• 74. Report, handle, and translate errors appropriately.

Which brings us to Question the Second:

Q2: Why not statically enforce exception specifications?

Bob Rossi asked, while kindly citing the above article:

I would like to know what the possibilities are of C++0x enforcing the exception specifications like Java does. Here is a good article describing why exception specifications acting the way they do are currently bad,

I must not fully understand the situation. What is wrong with the compiler time checks that Java does to enforce the exception specifications? I find this feature extremely useful as a developer!

The short answer is that nobody knows how to fix exception specifications in any language, because the dynamic enforcement C++ chose has only different (not greater or fewer) problems than the static enforcement Java chose.

If you’re interested in reading more about this, try googling for newsgroup postings, The following is taken from the second hit, which I wrote last fall:

Essentially, exception specifications are a wonderful idea in basic principle, but no one really knows how to design them.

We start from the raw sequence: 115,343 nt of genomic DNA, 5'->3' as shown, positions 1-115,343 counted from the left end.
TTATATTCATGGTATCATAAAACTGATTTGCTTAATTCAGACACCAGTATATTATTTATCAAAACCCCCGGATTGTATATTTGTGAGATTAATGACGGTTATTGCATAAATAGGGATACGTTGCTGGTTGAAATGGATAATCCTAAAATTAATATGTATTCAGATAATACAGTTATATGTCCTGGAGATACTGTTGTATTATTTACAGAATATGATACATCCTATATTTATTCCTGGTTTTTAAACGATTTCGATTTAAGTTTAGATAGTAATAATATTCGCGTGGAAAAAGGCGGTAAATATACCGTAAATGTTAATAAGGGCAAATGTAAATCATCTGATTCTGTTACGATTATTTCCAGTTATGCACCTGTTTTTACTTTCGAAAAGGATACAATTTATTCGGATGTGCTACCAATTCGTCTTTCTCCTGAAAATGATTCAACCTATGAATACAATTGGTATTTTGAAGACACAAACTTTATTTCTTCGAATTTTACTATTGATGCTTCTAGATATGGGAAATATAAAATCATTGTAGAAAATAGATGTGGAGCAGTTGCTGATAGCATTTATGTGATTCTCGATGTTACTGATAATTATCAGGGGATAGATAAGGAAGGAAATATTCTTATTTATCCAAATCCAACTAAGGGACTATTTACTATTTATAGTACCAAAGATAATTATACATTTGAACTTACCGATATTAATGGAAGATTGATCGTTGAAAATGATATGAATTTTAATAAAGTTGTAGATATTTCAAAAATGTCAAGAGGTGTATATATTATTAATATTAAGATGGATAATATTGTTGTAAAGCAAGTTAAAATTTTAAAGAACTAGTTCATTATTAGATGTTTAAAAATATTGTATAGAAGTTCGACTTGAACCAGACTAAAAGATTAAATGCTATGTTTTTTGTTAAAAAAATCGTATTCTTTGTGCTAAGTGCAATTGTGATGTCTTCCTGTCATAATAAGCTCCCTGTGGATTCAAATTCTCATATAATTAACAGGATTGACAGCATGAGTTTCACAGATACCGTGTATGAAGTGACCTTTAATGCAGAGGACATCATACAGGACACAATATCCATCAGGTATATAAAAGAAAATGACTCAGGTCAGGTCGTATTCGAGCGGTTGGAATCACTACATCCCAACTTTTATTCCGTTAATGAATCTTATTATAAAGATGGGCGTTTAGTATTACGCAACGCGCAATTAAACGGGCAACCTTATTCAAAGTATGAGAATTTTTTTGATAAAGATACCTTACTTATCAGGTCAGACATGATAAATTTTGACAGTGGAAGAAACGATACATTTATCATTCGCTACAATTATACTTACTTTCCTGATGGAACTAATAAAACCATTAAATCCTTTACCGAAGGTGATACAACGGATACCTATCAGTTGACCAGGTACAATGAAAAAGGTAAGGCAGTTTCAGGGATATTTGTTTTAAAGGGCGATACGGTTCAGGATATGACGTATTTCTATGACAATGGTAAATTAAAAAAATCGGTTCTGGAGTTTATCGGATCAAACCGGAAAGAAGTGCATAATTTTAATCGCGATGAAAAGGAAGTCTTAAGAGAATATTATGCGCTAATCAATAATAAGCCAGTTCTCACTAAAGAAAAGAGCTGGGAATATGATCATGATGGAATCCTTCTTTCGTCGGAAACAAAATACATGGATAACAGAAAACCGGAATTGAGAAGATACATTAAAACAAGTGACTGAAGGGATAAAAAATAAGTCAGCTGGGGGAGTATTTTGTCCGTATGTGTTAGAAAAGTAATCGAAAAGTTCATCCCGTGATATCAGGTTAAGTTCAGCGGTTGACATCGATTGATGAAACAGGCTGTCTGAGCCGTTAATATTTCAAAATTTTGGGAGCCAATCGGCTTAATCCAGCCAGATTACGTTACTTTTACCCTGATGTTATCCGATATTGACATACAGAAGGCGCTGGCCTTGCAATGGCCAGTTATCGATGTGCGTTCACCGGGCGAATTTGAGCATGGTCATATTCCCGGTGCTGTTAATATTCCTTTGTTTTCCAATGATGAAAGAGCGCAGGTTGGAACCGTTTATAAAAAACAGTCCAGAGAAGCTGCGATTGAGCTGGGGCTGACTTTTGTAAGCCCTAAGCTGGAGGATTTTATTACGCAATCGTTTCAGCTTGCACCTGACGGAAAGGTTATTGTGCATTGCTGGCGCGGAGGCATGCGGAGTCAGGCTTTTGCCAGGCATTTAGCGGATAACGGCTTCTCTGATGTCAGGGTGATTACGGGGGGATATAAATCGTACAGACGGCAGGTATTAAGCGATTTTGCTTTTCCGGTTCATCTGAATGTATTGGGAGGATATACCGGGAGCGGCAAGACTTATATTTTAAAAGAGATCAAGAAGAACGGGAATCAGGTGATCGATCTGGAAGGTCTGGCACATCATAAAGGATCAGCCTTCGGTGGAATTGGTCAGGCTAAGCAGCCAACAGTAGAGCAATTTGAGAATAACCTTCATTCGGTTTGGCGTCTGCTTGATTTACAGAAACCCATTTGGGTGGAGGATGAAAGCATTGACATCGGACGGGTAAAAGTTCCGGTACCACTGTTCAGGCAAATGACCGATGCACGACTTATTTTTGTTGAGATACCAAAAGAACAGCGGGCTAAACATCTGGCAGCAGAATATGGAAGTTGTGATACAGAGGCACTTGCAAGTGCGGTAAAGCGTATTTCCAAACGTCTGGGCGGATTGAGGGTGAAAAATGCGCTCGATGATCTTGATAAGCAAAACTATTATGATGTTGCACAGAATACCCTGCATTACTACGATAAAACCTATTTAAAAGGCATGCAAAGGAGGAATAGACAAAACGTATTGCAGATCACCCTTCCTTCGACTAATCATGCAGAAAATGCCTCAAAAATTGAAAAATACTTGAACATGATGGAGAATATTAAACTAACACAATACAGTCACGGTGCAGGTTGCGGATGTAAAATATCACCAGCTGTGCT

There are two major approaches, and both have serious problems. Java chose static enforcement (at compile time, as suggested above), and C++ chose dynamic enforcement. Interestingly, I see Java people ask "why not enforce these dynamically?" about as often as I see C++ people ask "why not enforce these statically?"


When you go down the Java path, people love exception specifications until they find themselves all too often encouraged, or even forced, to add throws Exception, which immediately renders the exception specification entirely meaningless. (Example: Imagine writing a Java generic that manipulates an arbitrary type T…)

When you go down the C++ path, people love exception specifications until they discover that violating one means invoking terminate, which is almost never what you want.

So why did C++ do exception specifications the way it did, with dynamic enforcement via terminate? And why did Java do it the other way? In both cases, it seemed like a good idea that avoided some set of known problems, and you can’t always know the new problems you incur instead until you gain experience with multiple releases of large code bases, which means over time.